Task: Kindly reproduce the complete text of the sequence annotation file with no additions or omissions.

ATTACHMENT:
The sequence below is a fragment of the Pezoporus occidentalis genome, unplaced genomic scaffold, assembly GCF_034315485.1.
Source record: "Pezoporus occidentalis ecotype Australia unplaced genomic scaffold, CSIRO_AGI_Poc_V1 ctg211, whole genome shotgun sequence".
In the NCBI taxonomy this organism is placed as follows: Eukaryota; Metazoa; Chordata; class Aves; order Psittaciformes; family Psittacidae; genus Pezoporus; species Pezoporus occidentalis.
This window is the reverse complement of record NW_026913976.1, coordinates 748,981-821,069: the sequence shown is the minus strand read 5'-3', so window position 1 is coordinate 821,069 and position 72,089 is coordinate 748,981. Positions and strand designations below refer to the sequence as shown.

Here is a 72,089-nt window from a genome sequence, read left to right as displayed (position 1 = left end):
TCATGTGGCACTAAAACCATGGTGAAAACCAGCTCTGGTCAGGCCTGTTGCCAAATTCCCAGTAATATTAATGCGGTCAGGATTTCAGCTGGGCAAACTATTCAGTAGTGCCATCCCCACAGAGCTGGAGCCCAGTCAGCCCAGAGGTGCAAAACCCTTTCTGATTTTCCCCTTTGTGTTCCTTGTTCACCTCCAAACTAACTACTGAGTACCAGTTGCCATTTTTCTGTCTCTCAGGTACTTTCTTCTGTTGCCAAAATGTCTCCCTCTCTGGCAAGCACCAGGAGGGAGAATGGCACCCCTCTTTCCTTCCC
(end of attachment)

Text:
The sequence below is a fragment of the Pezoporus occidentalis genome, unplaced genomic scaffold, assembly GCF_034315485.1.
Source record: "Pezoporus occidentalis ecotype Australia unplaced genomic scaffold, CSIRO_AGI_Poc_V1 ctg211, whole genome shotgun sequence".
In the NCBI taxonomy this organism is placed as follows: Eukaryota; Metazoa; Chordata; class Aves; order Psittaciformes; family Psittacidae; genus Pezoporus; species Pezoporus occidentalis.
This window is the reverse complement of record NW_026913976.1, coordinates 748,981-821,069: the sequence shown is the minus strand read 5'-3', so window position 1 is coordinate 821,069 and position 72,089 is coordinate 748,981. Positions and strand designations below refer to the sequence as shown.

Here is a 72,089-nt window from a genome sequence, read left to right as displayed (position 1 = left end):
TCATGTGGCACTAAAACCATGGTGAAAACCAGCTCTGGTCAGGCCTGTTGCCAAATTCCCAGTAATATTAATGCGGTCAGGATTTCAGCTGGGCAAACTATTCAGTAGTGCCATCCCCACAGAGCTGGAGCCCAGTCAGCCCAGAGGTGCAAAACCCTTTCTGATTTTCCCCTTTGTGTTCCTTGTTCACCTCCAAACTAACTACTGAGTACCAGTTGCCATTTTTCTGTCTCTCAGGTACTTTCTTCTGTTGCCAAAATGTCTCCCTCTCTGGCAAGCACCAGGAGGGAGAATGGCACCCCTCTTTCCTTCCC